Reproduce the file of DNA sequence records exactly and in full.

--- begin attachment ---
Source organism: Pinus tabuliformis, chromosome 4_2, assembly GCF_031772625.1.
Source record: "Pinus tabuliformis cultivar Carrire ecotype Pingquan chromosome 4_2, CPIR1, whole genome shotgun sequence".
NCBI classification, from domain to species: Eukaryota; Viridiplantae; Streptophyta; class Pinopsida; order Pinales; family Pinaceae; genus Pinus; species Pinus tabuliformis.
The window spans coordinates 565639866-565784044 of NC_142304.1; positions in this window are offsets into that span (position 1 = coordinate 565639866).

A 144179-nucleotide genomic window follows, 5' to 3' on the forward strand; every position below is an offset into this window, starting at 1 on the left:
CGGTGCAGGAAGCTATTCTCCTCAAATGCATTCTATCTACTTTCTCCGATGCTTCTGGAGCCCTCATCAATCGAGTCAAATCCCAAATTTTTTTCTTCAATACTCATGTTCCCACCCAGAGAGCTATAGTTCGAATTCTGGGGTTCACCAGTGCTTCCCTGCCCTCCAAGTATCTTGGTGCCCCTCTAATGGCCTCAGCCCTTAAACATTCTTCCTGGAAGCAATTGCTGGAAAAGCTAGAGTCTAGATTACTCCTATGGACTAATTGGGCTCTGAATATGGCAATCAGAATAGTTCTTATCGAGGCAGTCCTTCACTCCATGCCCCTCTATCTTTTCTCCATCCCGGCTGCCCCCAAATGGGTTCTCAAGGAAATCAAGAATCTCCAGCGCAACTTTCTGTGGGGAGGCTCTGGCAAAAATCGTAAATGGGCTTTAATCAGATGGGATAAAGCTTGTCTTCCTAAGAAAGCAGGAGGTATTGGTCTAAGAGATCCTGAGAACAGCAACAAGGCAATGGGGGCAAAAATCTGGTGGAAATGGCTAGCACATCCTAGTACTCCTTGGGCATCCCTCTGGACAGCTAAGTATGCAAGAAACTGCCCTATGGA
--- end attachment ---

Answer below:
Source organism: Pinus tabuliformis, chromosome 4_2, assembly GCF_031772625.1.
Source record: "Pinus tabuliformis cultivar Carrire ecotype Pingquan chromosome 4_2, CPIR1, whole genome shotgun sequence".
NCBI classification, from domain to species: Eukaryota; Viridiplantae; Streptophyta; class Pinopsida; order Pinales; family Pinaceae; genus Pinus; species Pinus tabuliformis.
The window spans coordinates 565639866-565784044 of NC_142304.1; positions in this window are offsets into that span (position 1 = coordinate 565639866).

A 144179-nucleotide genomic window follows, 5' to 3' on the forward strand; every position below is an offset into this window, starting at 1 on the left:
CGGTGCAGGAAGCTATTCTCCTCAAATGCATTCTATCTACTTTCTCCGATGCTTCTGGAGCCCTCATCAATCGAGTCAAATCCCAAATTTTTTTCTTCAATACTCATGTTCCCACCCAGAGAGCTATAGTTCGAATTCTGGGGTTCACCAGTGCTTCCCTGCCCTCCAAGTATCTTGGTGCCCCTCTAATGGCCTCAGCCCTTAAACATTCTTCCTGGAAGCAATTGCTGGAAAAGCTAGAGTCTAGATTACTCCTATGGACTAATTGGGCTCTGAATATGGCAATCAGAATAGTTCTTATCGAGGCAGTCCTTCACTCCATGCCCCTCTATCTTTTCTCCATCCCGGCTGCCCCCAAATGGGTTCTCAAGGAAATCAAGAATCTCCAGCGCAACTTTCTGTGGGGAGGCTCTGGCAAAAATCGTAAATGGGCTTTAATCAGATGGGATAAAGCTTGTCTTCCTAAGAAAGCAGGAGGTATTGGTCTAAGAGATCCTGAGAACAGCAACAAGGCAATGGGGGCAAAAATCTGGTGGAAATGGCTAGCACATCCTAGTACTCCTTGGGCATCCCTCTGGACAGCTAAGTATGCAAGAAACTGCCCTATGGA